Jim Taylor's Columns - 'Soft Edges' and 'Sharp Edges'

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The day that ended empires

Author: Jim Taylor

Sunday August 7, 2022


You probably don’t have Monday August 15 circled on your calendar. Perhaps you should.  It’s the 75th anniversary of the collapse of colonialism. 

            On August 15, 1947, India declared Independence. 

            I spent my first ten years in India. I remember standing on our hillside the summer before Independence, listening to waves of sound drifting across the forested slopes from the nearest town, as thousands chanted “Jai Hind! Jai Hind! Jai Hind!”

            Loosely translated, “Victory to India!”

            “What are they shouting for?” I asked my father. At ten, I was politically clueless.

            “They want independence from Britain,” `he explained.

            “Why?” I wondered. “Don’t they realize how good they’ve got it now?”

            My father, wisely, said nothing. 

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Autism study shakes preconceptions

Author: Jim Taylor

Sunday October 24, 2021


Jill Sanghvi wrote her thesis in India, for Vrije Universiteit in Brussels, Belgium.

            Sanghvi recognized that most studies treated autism as a “deficit.” That is, it rendered the person less than normal. Handicapped. Victim of a disability. 

            The words themselves have negative connotations. 

            So if that’s what you’re looking for, that’s what you will find. 

            These studies were all by non-autistic adults. Writing ABOUT, or FOR, people with autism. 

            Sanghvi resolved to do something different. Young people themselves would tell their stories. And she would not ask them about the “deficits” they experienced as objects of ridicule, bullying, or pity. She would ask about their “wonderfulness.”

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Categories: Sharp Edges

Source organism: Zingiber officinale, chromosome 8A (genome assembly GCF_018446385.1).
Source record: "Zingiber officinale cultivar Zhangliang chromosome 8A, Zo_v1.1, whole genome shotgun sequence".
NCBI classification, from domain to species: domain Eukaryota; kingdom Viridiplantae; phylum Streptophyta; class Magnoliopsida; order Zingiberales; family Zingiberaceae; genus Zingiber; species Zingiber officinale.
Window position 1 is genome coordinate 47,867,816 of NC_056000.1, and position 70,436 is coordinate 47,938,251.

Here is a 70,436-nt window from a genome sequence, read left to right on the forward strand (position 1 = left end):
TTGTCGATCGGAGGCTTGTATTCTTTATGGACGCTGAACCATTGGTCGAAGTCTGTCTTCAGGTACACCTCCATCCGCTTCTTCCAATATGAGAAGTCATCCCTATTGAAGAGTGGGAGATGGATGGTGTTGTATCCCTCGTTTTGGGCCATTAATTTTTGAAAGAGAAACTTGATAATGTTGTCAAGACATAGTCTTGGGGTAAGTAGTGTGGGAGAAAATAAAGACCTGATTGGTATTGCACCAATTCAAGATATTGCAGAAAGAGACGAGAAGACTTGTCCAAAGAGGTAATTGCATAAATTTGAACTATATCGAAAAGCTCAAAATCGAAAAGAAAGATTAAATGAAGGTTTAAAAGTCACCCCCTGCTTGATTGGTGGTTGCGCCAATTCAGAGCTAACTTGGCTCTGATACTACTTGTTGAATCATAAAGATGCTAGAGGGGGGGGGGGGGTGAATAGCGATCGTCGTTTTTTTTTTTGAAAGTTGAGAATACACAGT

Tags: autism, India, Sanghvi




A childhood hard to imagine today

Author: Jim Taylor

Saturday October 2, 2021


Today happens to be my old schoolmate David Bryson’s birthday. It prompts me to venture deep into nostalgia.

            Our childhoods were so different from anything anyone might experience today, that occasionally I have to write my memories down. Otherwise, I fear, the day may come when I won’t believe them myself.

            For one thing, we went to school in India. In one of the hill stations where the British Civil Service and other expatriates fled to escape the heat and humidity of an Indian summer.

            The school was – and still is – Woodstock, 7,000 feet up in the foothills of the Himalayas.  It was also a boarding school. In Canada, think of the infamous residential schools for indigenous children. Unless our parents came up to the hills for a holiday, we children lived the entire school year in dormitories.

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Finding the right ending

Author: Jim Taylor

No, I am NOT going to write about the recent U.S. election. Everyone else has done that already.

            Instead, I’m going back some 80 years, to a collection of academic papers I inherited, written by my father while doing his studies for a PhD in psychology. 

            He was, at the time, acting principal of an undergraduate arts college in India. His students belonged to four different religions and at least six language groups. And he was using those students to test psychological theories developed for western nations -- Europe and North America.

            The only thing he proved, he admitted later, was that western categories simply didn’t fit the eastern mind. 

            But some of his exercises have interesting implications.

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The shoe on the other foot

Author: Jim Taylor

Black people in the U.S. Indigenous people in Canada. Jews in Germany, during Nazi rule. Japanese on the west coast during WII. Doukhobors in the 1950s. 

            If you’re not one of them, it’s almost impossible to imagine what it’s like to be one of them. 

            But suppose people who share your faith and your beliefs were being persecuted? Could you identify with them?

            Such as Christians in India. 

            In Canada, we treat Christianity as the norm. 

           But what would it feel like if the Christian culture you take for granted turned you into a persecuted minority

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